// Audiences of Mediatecture are much more fascinated with the spectacle than the curated content. To the artistic circles of the early 1900's, cinema was exciting because of its radical newness and its ability to hypnotize audiences with immediacy and impact. Tom Gunning's The Cinema Of Attractions: Early Film, Its Spectator, and the Avant-Garde, Gunning states it's a cinema that bases itself on the quality that Leger celebrated: its ability to show something."

The ability to show something (i.e. the images they see), stimulates the senses on a level that is purely exhibitionist. This clearly is an affordance of the medium but tenably a creative constraint, as it is simple to only rely on the spectral sequences.


At the turn of the century , cinema was one makeover after another. Filmmakers of that era were attempting to create unique images of extreme potential, images that went far beyond the act of reproducing everyday life. Filmmakers such as George Milies began experimenting with narratives in this new medium.

Milies looked to theater, and it's approach of creating fantasy beyond the normalcies of everyday life. He unlike many of his contemporaries pushed towards the structure of a linear narrative, while utilizing the allure of the "spectacular image". This adoption of storytelling aligned film alongside theater, acknowledging cinema as a legitimate mode of narrative consumption.


Is Mediatecture's future already predetermined by the evolution of Cinema a century ago? Will spatial designers, filmmakers and artists author a new narrative experience beyond practical, functional, or aesthetic considerations?

Bike Jazz : Projecting Video in Public Space

// In order to understand Media's relationship to space one must plainly make. Bike Jazz was a collaborative performance between the designer and Alex Braidwood, an experimental sound artist in Los Angeles. The improvisational experimentation was performed in an industrial part of Pasadena near the entrance of the 110 freeway. The work explores the history of manual biking in the surrounding area. One of the main strategies used by video-installation artists is the incorporation of the space as a key element in the narrative. Site specificity has been a deliberate tactic artists use in order to add a layer of meaning inherent to the space.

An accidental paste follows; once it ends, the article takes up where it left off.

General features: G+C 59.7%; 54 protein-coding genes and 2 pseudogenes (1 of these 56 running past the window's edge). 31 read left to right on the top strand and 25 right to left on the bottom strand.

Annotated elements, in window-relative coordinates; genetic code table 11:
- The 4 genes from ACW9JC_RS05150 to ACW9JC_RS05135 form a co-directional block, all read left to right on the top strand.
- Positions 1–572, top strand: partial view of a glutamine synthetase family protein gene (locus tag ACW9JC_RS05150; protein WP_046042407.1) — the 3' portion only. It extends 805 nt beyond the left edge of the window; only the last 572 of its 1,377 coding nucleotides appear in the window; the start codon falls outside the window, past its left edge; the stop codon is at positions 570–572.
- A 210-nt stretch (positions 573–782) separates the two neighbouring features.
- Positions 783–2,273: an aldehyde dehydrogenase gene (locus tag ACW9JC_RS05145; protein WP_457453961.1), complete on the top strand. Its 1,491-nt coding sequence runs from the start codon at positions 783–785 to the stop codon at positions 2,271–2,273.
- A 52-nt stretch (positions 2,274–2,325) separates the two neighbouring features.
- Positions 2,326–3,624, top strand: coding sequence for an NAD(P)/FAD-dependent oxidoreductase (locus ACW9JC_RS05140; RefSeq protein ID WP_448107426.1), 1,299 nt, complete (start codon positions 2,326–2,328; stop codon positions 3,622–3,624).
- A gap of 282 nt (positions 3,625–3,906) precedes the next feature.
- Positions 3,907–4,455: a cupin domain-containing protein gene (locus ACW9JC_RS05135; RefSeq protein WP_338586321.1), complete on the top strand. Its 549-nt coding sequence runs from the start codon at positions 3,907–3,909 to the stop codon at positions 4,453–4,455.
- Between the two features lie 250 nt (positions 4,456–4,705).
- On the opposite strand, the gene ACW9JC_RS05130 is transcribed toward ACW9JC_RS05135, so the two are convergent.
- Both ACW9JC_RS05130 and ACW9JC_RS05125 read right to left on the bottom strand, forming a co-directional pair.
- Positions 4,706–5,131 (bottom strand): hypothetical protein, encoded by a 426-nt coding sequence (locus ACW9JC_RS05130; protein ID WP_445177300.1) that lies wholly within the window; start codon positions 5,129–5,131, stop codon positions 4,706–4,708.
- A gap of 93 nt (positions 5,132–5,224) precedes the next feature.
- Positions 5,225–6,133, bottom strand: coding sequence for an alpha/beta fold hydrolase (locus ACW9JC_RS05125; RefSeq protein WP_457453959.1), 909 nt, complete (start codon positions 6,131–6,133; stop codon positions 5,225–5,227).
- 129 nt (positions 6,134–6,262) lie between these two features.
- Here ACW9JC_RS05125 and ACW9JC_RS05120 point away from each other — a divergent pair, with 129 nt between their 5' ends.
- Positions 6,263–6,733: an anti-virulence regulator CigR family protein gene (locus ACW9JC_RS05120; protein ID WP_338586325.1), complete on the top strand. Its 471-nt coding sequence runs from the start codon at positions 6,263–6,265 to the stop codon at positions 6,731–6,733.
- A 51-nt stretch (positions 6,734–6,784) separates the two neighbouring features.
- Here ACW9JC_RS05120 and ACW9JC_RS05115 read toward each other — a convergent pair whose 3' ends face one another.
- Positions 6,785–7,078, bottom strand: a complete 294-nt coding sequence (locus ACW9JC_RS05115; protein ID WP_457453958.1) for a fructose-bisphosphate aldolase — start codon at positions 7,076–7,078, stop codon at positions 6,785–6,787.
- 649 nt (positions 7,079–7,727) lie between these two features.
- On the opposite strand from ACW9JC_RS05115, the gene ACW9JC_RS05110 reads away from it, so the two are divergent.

One of the key insights gathered from the collaboration, is that video projection does not necessarily rely on many of the conventions that define traditional cinema. Video installations does not need dialogue, it does not need a discernible narrative or plot, or adhere to any of the other conventions that define film as entertainment. This distinction is worthy of note, because it delineates digital video art not only from cinema but also from the subcategories where those definitions may seem similar, such as experimental cinema or short films. Cinematic Narratives initially emulated Live Theater but then began constructing an expanding model for the new medium.


Current Mediatecure that models itself after television and video art, shouldn't limit to these conventions as it seeks to form it's own identity. The designer believes the phenomena will more than likely evolve to posses characteristics that align closer to theater than film.

No Boundries    

// The frame of a screen is undoubtedly an item of contention to immersive experiences. Most video artists design with it in mind, and use it to support context of the overall composition. In this experiment the designer has consciously tried to remove or mask the boundaries of the screen. With pre-production compositing and an unorthodox display material he is able to stitch together a composition that dissolves the traditional rectilinear container.

The designer actively uses the physical landscape to ground the composition into reality. This merging of the physical and virtual begin to change the relationship of the spectator and content.


The video is displayed in such a way that the objects within the composition becomes part of the landscape that the viewer inhabits.


The main cause for disappointment in and for television is the failure on the part of it's critics to view it as a totally new technology, which demands different sensory responses.



Setting the Stage: The Conflation of Film and Theater

The media screen is pervasive in our digitally saturated culture. It's main function is to perform as "display structures" for us to gather information, communicate with others, and entertain us in various ways. Within the context of Mediatecture we can identify these ubiquitous forms on buildings as spaces where action takes place. The designer identifies them as platforms that facilitates a digital performance to interact with us in various ways, much like actors upon a theater stage. In the movie Dogville, Lars von Trier directed a film in which the action was placed within the confines of a representational theater stage. This was visually executed with rudimentary furnishings, and chalk lines denoting the separation of one space from another.